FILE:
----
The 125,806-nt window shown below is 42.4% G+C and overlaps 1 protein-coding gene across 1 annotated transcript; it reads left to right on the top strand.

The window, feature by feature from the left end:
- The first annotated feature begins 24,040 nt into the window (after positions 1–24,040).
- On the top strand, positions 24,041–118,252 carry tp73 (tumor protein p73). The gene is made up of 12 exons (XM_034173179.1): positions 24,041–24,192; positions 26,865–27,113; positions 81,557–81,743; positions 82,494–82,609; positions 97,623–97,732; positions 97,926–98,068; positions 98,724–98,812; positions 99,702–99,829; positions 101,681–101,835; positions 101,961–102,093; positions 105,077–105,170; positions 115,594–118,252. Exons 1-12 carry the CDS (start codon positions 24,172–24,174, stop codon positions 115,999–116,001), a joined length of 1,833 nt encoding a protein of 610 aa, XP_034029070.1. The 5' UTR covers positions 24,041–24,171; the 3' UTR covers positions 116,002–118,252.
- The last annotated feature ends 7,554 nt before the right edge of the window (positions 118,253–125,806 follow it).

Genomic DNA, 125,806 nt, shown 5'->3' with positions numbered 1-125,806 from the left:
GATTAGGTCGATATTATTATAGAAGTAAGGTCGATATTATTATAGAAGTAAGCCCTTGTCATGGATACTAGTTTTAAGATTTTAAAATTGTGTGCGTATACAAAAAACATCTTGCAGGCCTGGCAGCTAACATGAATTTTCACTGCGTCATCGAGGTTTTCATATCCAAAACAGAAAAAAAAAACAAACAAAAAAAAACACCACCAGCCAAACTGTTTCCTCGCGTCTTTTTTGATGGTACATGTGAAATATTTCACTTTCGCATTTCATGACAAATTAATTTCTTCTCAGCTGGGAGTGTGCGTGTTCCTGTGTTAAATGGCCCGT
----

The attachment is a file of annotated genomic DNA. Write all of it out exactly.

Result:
The 125,806-nt window shown below is 42.4% G+C and overlaps 1 protein-coding gene across 1 annotated transcript; it reads left to right on the top strand.

The window, feature by feature from the left end:
- The first annotated feature begins 24,040 nt into the window (after positions 1–24,040).
- On the top strand, positions 24,041–118,252 carry tp73 (tumor protein p73). The gene is made up of 12 exons (XM_034173179.1): positions 24,041–24,192; positions 26,865–27,113; positions 81,557–81,743; positions 82,494–82,609; positions 97,623–97,732; positions 97,926–98,068; positions 98,724–98,812; positions 99,702–99,829; positions 101,681–101,835; positions 101,961–102,093; positions 105,077–105,170; positions 115,594–118,252. Exons 1-12 carry the CDS (start codon positions 24,172–24,174, stop codon positions 115,999–116,001), a joined length of 1,833 nt encoding a protein of 610 aa, XP_034029070.1. The 5' UTR covers positions 24,041–24,171; the 3' UTR covers positions 116,002–118,252.
- The last annotated feature ends 7,554 nt before the right edge of the window (positions 118,253–125,806 follow it).

Genomic DNA, 125,806 nt, shown 5'->3' with positions numbered 1-125,806 from the left:
GATTAGGTCGATATTATTATAGAAGTAAGGTCGATATTATTATAGAAGTAAGCCCTTGTCATGGATACTAGTTTTAAGATTTTAAAATTGTGTGCGTATACAAAAAACATCTTGCAGGCCTGGCAGCTAACATGAATTTTCACTGCGTCATCGAGGTTTTCATATCCAAAACAGAAAAAAAAAACAAACAAAAAAAAACACCACCAGCCAAACTGTTTCCTCGCGTCTTTTTTGATGGTACATGTGAAATATTTCACTTTCGCATTTCATGACAAATTAATTTCTTCTCAGCTGGGAGTGTGCGTGTTCCTGTGTTAAATGGCCCGT